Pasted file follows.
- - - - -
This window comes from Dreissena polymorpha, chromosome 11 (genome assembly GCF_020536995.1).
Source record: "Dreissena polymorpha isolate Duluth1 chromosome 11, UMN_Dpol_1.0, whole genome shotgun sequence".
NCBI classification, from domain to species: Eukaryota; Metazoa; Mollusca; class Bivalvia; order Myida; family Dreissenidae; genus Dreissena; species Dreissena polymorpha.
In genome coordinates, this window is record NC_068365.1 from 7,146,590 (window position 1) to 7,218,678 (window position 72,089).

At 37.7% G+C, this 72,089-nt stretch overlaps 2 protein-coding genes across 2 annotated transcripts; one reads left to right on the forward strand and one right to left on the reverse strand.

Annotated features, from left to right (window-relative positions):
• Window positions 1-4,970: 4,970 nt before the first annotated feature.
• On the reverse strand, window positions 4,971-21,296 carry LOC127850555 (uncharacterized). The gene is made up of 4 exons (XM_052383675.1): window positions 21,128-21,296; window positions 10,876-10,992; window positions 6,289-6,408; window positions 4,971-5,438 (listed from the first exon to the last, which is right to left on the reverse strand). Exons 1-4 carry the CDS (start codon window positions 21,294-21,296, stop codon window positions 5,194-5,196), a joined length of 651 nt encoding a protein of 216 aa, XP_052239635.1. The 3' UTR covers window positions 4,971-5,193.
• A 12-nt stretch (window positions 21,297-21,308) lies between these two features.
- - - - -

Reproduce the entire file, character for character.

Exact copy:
This window comes from Dreissena polymorpha, chromosome 11 (genome assembly GCF_020536995.1).
Source record: "Dreissena polymorpha isolate Duluth1 chromosome 11, UMN_Dpol_1.0, whole genome shotgun sequence".
NCBI classification, from domain to species: Eukaryota; Metazoa; Mollusca; class Bivalvia; order Myida; family Dreissenidae; genus Dreissena; species Dreissena polymorpha.
In genome coordinates, this window is record NC_068365.1 from 7,146,590 (window position 1) to 7,218,678 (window position 72,089).

At 37.7% G+C, this 72,089-nt stretch overlaps 2 protein-coding genes across 2 annotated transcripts; one reads left to right on the forward strand and one right to left on the reverse strand.

Annotated features, from left to right (window-relative positions):
• Window positions 1-4,970: 4,970 nt before the first annotated feature.
• On the reverse strand, window positions 4,971-21,296 carry LOC127850555 (uncharacterized). The gene is made up of 4 exons (XM_052383675.1): window positions 21,128-21,296; window positions 10,876-10,992; window positions 6,289-6,408; window positions 4,971-5,438 (listed from the first exon to the last, which is right to left on the reverse strand). Exons 1-4 carry the CDS (start codon window positions 21,294-21,296, stop codon window positions 5,194-5,196), a joined length of 651 nt encoding a protein of 216 aa, XP_052239635.1. The 3' UTR covers window positions 4,971-5,193.
• A 12-nt stretch (window positions 21,297-21,308) lies between these two features.